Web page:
Defamation: The Perils of Social Media and Email Communication in Strata

In the digital age, email and social media has become a powerful platform for individuals to express their thoughts and opinions. While it offers a great avenue for communication, it also presents potential risks, particularly when it comes to defamation. Defamation refers to the act of making false statements that harm the reputation of another person or organisation. For members of a body corporate in Queensland, it is crucial to exercise caution when engaging in discussions online and over email.

In this article, we will explore the potential pitfalls of social media and email communication and shed light on how seemingly innocuous comments can land you in trouble.

Understanding Defamation:

Defamation laws aim to strike a balance between protecting the right to freedom of expression and safeguarding an individual’s reputation. In Queensland, the Defamation Act 2005 governs defamation-related matters (provide link). To establish a defamation claim, three elements must be present: a false statement, publication to a third party, and harm to the reputation of the affected person or organisation. It is important to note that truth is a complete defence against a defamation claim.


Email is the prevailing medium through which defamatory publications occur in the context of a body corporate.

In 2018, the District Court of Queensland handled a case (link) involving an incident between two lot owners within a body corporate scheme. Subsequently, one owner sent an email to the committee and body corporate manager, complaining about the other owner’s behaviour.

The email falsely claimed that the owner had obstructed the sender, who had to forcefully make his way past, threatening physical harm if circumstances were different. However, CCTV footage revealed that the defendant’s account of events was untrue. The plaintiff did not impede the defendant, and in fact, the defendant exhibited an aggressive demeanour while the plaintiff appeared non-confrontational. The court determined that the email defamed the plaintiff by falsely accusing him of aggression and justifying the defendant’s inclination to resort to violence. Consequently, the court awarded the plaintiff $12,840 in damages.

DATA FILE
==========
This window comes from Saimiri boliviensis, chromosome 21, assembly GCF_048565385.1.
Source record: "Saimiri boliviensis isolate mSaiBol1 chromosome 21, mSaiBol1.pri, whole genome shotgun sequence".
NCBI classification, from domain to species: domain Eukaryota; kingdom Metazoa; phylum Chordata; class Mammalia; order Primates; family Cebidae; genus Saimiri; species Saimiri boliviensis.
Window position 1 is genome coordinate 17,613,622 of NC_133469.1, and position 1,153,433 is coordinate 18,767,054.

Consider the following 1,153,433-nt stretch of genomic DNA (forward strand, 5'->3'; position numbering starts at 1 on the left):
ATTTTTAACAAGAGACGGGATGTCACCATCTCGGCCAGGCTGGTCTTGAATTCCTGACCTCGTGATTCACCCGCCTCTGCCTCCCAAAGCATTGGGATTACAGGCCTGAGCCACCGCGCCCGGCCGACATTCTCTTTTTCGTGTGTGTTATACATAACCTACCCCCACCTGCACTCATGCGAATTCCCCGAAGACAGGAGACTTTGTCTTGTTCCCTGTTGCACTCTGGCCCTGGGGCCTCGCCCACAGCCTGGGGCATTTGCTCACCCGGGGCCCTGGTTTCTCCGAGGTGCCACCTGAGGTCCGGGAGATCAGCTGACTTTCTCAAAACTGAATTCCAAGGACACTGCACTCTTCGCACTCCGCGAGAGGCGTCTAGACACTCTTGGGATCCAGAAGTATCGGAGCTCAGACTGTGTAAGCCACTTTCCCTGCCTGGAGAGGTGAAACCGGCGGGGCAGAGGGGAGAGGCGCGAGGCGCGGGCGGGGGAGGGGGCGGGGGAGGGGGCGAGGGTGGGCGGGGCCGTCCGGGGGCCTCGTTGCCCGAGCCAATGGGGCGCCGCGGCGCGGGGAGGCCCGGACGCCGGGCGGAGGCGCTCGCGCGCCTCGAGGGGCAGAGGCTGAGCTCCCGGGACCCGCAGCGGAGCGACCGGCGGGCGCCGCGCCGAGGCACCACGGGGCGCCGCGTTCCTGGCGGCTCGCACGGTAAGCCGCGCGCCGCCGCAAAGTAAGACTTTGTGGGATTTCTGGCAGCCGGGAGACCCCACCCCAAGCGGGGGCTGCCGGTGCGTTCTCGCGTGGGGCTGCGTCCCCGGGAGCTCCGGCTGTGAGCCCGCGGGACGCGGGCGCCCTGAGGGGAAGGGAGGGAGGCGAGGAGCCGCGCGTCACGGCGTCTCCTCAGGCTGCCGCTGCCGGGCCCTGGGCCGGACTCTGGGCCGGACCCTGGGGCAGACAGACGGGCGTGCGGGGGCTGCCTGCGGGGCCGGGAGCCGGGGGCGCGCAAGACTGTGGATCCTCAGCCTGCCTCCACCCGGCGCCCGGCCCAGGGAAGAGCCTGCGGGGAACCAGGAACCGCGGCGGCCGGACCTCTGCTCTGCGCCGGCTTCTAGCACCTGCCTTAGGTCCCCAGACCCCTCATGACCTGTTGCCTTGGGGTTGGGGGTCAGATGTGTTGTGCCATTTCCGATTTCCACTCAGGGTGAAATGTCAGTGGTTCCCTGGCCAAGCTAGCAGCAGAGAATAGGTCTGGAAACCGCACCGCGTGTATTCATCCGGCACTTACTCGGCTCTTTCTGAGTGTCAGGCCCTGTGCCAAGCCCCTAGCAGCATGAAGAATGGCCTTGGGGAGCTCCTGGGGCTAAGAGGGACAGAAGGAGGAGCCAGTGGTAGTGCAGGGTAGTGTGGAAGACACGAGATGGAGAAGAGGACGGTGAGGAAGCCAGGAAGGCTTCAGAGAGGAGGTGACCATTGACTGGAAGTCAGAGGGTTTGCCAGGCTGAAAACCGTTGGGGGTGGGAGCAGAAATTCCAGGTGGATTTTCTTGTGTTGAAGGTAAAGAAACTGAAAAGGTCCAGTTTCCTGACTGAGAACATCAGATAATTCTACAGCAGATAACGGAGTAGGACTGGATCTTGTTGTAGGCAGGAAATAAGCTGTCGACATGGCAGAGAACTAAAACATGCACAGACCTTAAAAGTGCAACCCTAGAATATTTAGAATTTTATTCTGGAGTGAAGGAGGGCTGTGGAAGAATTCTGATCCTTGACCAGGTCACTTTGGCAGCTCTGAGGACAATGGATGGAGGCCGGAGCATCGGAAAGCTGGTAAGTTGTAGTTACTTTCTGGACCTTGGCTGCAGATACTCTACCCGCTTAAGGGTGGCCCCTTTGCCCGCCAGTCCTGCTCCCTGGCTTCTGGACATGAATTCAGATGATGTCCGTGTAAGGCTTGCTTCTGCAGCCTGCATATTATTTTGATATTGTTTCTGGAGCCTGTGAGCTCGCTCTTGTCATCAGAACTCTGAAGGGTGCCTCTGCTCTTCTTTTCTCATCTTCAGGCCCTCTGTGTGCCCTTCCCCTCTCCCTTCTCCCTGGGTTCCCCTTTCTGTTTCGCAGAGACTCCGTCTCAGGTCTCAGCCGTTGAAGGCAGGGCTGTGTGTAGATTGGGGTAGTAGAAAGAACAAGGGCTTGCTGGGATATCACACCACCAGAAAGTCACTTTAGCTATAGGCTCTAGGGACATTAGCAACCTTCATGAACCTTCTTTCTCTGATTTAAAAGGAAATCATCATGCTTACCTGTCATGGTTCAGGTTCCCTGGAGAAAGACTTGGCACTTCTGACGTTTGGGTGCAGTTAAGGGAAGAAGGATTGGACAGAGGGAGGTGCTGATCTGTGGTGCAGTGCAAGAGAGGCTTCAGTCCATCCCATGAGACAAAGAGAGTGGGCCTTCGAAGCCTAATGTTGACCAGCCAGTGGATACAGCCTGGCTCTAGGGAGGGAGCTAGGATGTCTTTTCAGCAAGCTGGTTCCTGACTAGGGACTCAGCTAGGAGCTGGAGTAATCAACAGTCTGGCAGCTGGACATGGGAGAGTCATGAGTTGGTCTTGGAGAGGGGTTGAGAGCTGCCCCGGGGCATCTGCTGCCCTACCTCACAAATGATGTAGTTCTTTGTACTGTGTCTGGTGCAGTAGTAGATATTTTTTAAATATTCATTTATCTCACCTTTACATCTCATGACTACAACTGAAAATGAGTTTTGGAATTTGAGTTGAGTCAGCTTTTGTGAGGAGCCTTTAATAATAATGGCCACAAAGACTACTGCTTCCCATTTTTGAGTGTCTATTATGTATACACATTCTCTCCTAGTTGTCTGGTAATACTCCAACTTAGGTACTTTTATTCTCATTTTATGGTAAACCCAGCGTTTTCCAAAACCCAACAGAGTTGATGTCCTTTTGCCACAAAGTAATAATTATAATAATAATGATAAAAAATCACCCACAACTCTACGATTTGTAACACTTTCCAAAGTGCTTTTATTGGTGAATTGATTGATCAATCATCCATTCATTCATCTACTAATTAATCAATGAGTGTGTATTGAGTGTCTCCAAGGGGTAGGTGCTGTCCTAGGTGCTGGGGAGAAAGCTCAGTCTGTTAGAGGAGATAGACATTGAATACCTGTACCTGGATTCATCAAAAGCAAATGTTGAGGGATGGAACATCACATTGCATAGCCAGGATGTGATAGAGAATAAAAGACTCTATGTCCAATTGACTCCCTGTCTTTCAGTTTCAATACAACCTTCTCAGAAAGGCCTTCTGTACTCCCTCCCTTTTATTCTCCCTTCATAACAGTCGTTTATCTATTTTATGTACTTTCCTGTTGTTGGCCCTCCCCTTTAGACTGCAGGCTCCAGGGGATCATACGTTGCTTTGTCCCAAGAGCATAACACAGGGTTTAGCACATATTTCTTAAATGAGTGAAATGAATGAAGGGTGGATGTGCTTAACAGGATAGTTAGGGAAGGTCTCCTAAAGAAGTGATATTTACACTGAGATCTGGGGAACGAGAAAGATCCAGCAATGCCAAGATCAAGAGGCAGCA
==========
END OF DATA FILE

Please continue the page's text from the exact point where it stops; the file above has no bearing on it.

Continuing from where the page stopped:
More recently, the District Court of New South Wales [1] considered a case (link) in which an owner sent an email to 17 fellow owners in a strata scheme, questioning whether the committee had become a “Peeping Tom” committee.

The email arose from a complaint made by the owner’s tenant, who alleged that the chairperson had attempted to look through the windows. However, the chairperson was merely inspecting windows damaged during a storm. As a result of the email, the chairperson’s employer initiated an investigation, which promptly cleared him of any wrongdoing. The chairperson subsequently filed a lawsuit against the lot owner and was ultimately awarded $20,600 in damages, along with costs, by the District Court.

Any publication (whether in writing, pictures, video, or spoken) that may cause a person seeing or hearing it to think less of someone else may be defamatory.